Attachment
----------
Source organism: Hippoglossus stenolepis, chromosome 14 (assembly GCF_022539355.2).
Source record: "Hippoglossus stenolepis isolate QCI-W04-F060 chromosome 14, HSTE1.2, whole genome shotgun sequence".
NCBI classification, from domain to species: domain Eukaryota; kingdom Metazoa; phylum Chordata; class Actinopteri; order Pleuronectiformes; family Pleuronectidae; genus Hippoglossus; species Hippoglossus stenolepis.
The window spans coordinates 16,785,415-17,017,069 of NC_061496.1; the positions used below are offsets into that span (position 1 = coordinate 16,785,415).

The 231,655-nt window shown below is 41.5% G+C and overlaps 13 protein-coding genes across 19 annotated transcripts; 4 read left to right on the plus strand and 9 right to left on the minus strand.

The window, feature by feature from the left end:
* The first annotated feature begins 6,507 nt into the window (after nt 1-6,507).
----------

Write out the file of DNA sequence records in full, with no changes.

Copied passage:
Source organism: Hippoglossus stenolepis, chromosome 14 (assembly GCF_022539355.2).
Source record: "Hippoglossus stenolepis isolate QCI-W04-F060 chromosome 14, HSTE1.2, whole genome shotgun sequence".
NCBI classification, from domain to species: domain Eukaryota; kingdom Metazoa; phylum Chordata; class Actinopteri; order Pleuronectiformes; family Pleuronectidae; genus Hippoglossus; species Hippoglossus stenolepis.
The window spans coordinates 16,785,415-17,017,069 of NC_061496.1; the positions used below are offsets into that span (position 1 = coordinate 16,785,415).

The 231,655-nt window shown below is 41.5% G+C and overlaps 13 protein-coding genes across 19 annotated transcripts; 4 read left to right on the plus strand and 9 right to left on the minus strand.

The window, feature by feature from the left end:
* The first annotated feature begins 6,507 nt into the window (after nt 1-6,507).